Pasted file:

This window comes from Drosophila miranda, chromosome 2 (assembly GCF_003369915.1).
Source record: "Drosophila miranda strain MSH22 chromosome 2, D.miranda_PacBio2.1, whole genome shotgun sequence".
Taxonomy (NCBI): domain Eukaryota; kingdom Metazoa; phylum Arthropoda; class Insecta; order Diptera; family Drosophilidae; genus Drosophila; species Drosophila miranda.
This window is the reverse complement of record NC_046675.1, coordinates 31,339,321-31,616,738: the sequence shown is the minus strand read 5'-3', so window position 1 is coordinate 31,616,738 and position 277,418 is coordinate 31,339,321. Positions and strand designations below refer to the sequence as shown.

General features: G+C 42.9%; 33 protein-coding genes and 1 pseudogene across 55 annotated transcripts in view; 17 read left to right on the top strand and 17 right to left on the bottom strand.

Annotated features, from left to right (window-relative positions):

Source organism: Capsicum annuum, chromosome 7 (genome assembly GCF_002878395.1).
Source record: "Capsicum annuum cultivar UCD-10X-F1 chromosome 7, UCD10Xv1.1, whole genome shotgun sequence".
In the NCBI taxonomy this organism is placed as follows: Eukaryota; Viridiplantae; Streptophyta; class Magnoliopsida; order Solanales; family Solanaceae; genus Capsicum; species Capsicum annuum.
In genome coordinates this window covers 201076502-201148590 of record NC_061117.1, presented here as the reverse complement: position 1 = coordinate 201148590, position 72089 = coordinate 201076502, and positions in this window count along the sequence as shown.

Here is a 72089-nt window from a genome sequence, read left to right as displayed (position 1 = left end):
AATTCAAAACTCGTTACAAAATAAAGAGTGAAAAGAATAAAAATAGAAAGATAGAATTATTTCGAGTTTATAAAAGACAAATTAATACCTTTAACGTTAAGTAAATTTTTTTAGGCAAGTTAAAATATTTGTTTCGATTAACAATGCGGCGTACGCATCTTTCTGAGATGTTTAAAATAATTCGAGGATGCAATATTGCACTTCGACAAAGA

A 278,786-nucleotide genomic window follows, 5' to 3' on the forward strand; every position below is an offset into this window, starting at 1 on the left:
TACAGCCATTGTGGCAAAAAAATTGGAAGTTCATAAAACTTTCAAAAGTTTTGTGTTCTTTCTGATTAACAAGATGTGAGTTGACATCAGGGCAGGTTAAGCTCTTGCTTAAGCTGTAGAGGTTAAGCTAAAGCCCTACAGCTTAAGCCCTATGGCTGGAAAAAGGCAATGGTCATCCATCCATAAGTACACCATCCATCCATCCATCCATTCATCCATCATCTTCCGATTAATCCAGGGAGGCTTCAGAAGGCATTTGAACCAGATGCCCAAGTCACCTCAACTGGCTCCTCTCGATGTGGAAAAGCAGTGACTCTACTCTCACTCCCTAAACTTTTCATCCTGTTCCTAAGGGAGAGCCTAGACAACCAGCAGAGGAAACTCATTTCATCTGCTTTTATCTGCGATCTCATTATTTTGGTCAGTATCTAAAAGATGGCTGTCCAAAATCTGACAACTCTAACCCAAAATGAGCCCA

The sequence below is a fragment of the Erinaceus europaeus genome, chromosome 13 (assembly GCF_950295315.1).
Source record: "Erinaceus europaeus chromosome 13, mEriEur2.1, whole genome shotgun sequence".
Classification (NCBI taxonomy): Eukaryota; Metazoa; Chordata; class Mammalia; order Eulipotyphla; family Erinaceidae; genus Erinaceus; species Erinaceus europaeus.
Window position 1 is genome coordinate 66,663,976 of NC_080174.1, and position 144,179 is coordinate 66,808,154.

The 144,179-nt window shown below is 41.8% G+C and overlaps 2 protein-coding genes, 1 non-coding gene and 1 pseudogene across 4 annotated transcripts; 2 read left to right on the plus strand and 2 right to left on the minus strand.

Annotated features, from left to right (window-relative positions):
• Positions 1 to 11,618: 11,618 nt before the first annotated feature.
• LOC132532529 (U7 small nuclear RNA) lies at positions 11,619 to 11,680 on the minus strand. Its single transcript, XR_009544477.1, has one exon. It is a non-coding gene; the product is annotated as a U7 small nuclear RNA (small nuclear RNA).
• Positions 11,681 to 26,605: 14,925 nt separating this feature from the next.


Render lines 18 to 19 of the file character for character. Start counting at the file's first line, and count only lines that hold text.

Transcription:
Window position 1 is genome coordinate 66,663,976 of NC_080174.1, and position 144,179 is coordinate 66,808,154.

The 144,179-nt window shown below is 41.8% G+C and overlaps 2 protein-coding genes, 1 non-coding gene and 1 pseudogene across 4 annotated transcripts; 2 read left to right on the plus strand and 2 right to left on the minus strand.